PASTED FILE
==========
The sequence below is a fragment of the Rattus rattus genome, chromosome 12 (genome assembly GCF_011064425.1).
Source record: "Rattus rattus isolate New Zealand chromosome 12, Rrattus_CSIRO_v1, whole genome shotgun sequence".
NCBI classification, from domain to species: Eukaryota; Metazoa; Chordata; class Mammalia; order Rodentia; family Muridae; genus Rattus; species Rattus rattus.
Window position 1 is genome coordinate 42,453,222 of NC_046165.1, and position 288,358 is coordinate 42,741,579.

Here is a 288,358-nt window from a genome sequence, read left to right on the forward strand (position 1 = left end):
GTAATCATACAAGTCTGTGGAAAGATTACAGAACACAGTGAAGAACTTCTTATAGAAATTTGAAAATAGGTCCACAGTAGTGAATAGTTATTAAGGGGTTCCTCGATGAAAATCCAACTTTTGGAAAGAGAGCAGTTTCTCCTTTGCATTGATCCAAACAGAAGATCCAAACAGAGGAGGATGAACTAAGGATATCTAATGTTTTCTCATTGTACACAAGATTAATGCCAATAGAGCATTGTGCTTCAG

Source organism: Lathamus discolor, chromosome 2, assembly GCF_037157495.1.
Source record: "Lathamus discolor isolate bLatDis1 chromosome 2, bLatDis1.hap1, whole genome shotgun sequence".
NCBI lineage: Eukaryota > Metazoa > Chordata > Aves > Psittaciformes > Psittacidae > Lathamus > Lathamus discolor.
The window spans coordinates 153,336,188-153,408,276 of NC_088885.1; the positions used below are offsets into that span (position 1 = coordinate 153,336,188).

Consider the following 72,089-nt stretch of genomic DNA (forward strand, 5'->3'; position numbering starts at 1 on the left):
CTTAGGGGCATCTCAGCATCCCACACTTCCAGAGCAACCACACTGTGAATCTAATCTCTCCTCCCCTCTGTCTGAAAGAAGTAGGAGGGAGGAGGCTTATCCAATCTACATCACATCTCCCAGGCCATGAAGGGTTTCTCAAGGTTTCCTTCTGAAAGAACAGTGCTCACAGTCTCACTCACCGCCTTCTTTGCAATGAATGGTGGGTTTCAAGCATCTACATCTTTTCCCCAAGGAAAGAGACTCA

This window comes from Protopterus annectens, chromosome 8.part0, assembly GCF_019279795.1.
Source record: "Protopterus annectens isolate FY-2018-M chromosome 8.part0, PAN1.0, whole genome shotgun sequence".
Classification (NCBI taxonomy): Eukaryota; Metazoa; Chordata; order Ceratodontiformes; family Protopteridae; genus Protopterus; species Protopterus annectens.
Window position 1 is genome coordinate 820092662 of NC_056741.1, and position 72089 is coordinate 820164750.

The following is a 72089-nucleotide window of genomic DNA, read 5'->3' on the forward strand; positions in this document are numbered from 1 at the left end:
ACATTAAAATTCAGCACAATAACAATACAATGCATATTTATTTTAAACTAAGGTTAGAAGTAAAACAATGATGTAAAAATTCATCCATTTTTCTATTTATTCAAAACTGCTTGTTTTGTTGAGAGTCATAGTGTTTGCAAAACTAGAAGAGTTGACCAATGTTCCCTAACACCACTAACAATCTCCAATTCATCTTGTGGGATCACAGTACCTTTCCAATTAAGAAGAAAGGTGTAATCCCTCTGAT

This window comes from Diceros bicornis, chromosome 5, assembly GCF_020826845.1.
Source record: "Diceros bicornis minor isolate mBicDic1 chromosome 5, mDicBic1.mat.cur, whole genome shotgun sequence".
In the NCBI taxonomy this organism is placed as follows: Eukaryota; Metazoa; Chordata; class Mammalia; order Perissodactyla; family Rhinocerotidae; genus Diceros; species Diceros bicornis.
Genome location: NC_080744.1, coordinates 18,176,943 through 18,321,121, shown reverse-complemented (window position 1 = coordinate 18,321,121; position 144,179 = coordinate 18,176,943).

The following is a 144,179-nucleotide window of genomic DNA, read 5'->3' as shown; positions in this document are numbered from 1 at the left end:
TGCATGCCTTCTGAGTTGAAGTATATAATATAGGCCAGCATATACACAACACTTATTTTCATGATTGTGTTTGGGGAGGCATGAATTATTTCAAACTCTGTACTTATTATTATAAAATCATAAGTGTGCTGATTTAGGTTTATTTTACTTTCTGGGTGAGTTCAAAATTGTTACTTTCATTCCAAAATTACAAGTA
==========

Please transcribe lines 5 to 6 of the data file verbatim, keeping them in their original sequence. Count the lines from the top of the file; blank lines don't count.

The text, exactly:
Here is a 288,358-nt window from a genome sequence, read left to right on the forward strand (position 1 = left end):
GTAATCATACAAGTCTGTGGAAAGATTACAGAACACAGTGAAGAACTTCTTATAGAAATTTGAAAATAGGTCCACAGTAGTGAATAGTTATTAAGGGGTTCCTCGATGAAAATCCAACTTTTGGAAAGAGAGCAGTTTCTCCTTTGCATTGATCCAAACAGAAGATCCAAACAGAGGAGGATGAACTAAGGATATCTAATGTTTTCTCATTGTACACAAGATTAATGCCAATAGAGCATTGTGCTTCAG